Internationally, the month of June marks Pride Month, celebrating the authenticity, acceptance, and rich history of the LGBTQ+ community.
Pride Month falls around the anniversary of the Stonewall riots, a series of justice-fueled uprisings in 1969 New York, inspiring queer people to fight adversity. This indicated a turning point for the community, as LGBTQ+ people had finally stood up against constant police raids and violence in an impactful way. Since, the community has made large strides for equality of queer people, and commemorates Stonewall annually with parades and protests.
The recent ubiquity of digital technology has helped raise awareness for queer people’s rights around the world. With the growth and diversification of social media, the rapid spread of 24-hour information and increase of accessibility, technology can connect LGBTQ+ people more efficiently than ever before.
A considerable percentage of people worldwide self-identify as LGB [About 9%], trans and non-binary [about 1%], and considering varying levels of acceptance depending on region, it’s important to emphasize safe online platforms that reach the growing community.
Social Media Megaforces And Pride
Social media giant Meta is making a commitment this Pride Month to better represent LGBTQ+ users while amplifying their diverse voices. For instance, the high tech industry leader released Pride-themed interactive art for users created by queer artists. Within its varied portfolio of apps, Meta aims to provide new forms of expression and creativity.
Meta’s new features focus on avatars as a form of individualism in a digitized world, connecting to Pride’s message of authenticity. In early 2022, CEO Mark Zuckerberg announced that the new artwork would show avatars “with a lot more expressions, faces and skin tones, as well as wheelchairs and hearing aids,” correlating with Pride’s intersectional message.
While working with Instagram on her digital Pride collection, Brooklyn-based, lesbian illustrator, Shanée Benjamin gained the opportunity to share her art with the world. The self-taught designer’s Insta following lands at 38.8K, reaching the LGBTQ+ online community and beyond.
Tech Made For Lgbtq+ People
Such Pride initiatives are not exclusive to corporations the size of Meta; smaller platforms also provide safe spaces for LGBTQ+ people. Website Lavender Book, for example, provides users with a crowd-sourced search engine for finding queer-friendly spaces in their areas.
On Lavender Book’s interface, users can filter the database to find restaurants, bars, venues, hotels and other facilities, including options for trans-owned and black-owned spaces, and those with gender-neutral restrooms. This mutually beneficial relationship between queer businessowners and consumers demonstrates the power of tech on the community.
Tech and Pride also intersect through apps like Voda, a mental health app designed by queer people, for queer people. Voda understands the unique struggles and setbacks of the LGBTQ+ community and provides digital mental-wellness support catered towards user’s needs. In a testimonial, Voda user Kayla M. said, “with this app, I can be honest without fear of any judgment.”
The Dark Sides
With cyberspace connecting LGBTQ+ users worldwide and providing helpful tools, there are also inevitable downsides to a free range of the internet. LGBTQ+ individuals are highly at risk of enduring harassment online, further intensified by the anonymity users can have on the internet.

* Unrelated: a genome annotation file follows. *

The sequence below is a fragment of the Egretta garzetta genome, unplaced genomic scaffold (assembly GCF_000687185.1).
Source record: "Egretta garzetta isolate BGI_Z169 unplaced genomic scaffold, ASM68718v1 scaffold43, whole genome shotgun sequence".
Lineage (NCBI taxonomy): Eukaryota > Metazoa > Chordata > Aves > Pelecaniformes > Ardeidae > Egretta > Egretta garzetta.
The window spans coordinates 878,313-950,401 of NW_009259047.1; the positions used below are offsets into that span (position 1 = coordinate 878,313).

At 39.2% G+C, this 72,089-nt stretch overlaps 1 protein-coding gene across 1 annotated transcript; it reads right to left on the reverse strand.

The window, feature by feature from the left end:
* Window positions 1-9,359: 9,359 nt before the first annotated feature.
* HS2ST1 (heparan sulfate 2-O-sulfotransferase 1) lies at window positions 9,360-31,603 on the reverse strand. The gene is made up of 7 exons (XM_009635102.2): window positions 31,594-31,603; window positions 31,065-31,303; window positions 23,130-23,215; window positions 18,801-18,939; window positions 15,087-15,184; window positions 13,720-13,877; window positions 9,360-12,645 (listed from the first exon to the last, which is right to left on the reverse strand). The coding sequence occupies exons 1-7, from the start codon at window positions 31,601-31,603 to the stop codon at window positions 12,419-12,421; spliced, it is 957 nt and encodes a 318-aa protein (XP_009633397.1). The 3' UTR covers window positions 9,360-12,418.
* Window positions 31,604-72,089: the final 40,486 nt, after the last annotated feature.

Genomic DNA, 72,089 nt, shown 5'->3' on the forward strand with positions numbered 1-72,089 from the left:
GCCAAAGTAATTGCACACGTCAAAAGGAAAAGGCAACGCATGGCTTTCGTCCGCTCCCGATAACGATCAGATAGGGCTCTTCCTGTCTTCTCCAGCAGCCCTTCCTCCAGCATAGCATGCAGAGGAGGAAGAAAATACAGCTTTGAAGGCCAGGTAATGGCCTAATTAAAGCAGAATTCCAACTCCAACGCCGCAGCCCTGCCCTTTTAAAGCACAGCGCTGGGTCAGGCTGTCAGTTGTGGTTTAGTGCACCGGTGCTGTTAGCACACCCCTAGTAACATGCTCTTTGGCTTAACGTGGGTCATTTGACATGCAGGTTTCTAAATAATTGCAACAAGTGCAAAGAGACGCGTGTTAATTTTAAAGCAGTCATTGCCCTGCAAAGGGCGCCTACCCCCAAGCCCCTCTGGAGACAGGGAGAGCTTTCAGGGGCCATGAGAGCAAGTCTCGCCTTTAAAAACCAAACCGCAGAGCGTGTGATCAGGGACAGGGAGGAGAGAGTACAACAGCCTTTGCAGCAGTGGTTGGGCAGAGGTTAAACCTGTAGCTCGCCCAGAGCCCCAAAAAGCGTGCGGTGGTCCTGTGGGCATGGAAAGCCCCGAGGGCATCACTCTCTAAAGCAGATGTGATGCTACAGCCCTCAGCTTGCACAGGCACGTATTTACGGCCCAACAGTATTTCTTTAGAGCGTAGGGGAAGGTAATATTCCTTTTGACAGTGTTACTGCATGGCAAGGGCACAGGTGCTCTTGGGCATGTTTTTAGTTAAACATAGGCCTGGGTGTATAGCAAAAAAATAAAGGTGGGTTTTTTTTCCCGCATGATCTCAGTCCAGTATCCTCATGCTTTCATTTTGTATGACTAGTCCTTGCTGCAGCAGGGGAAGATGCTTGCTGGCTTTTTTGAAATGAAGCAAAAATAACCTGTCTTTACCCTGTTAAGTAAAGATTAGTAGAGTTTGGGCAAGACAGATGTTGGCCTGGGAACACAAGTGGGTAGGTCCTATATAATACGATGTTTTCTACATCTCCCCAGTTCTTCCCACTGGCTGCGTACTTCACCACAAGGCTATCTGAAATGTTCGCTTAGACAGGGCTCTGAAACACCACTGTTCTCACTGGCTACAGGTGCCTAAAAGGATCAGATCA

About 68% of LGB adults reported experiencing online hate speech in a January 2021 Poll. Compared to the 41% of straight adults who experienced hate online, LGBTQ+ people are more likely to experience severe targeted behavior, affecting users’ mental and physical health.
Data breaches exposing individual’s sexuality against their will is also a major issue, especially in areas where discrimination and violence occur regularly. In particular, queer dating app users are at risk of having their identities and locations revealed by platforms that utilize targeted ads and GPS-services.
With online harassment and data breaches posing a potentially fatal threat to LGBTQ+ people, tech giants must combat this issue in order to provide a safe space for their users. Meta recently announced an LGBTQ+ Safety Center Hub on FaceBook to fight against harassment and streamline the reporting process.
The Need For Change
The history of harassment towards marginalized groups on Meta’s platforms proves the need for increased safety measures. Decorating the site in rainbows and collaborating with queer artists brings visibility to the community, but monitoring and removing hate will improve their security.
On platforms like Twitter, where online harassment even occurs within a 280 character limit, the social media’s community guidelines outline that they are working towards creating a space free from abuse and hate speech. By consistently removing harmful content, suspending hateful accounts and promoting an environment of respect, Twitter has the potential to combat hate speech on their platform.
Technology and the digital world holds the power to uplift communities, bringing queer people together across the globe. Pride Month serves as an important opportunity to reflect on the impact big tech has on the LGBTQ+ community. To make a lasting difference, however, queer safety and well-being should be considered and reflected upon every month of the year.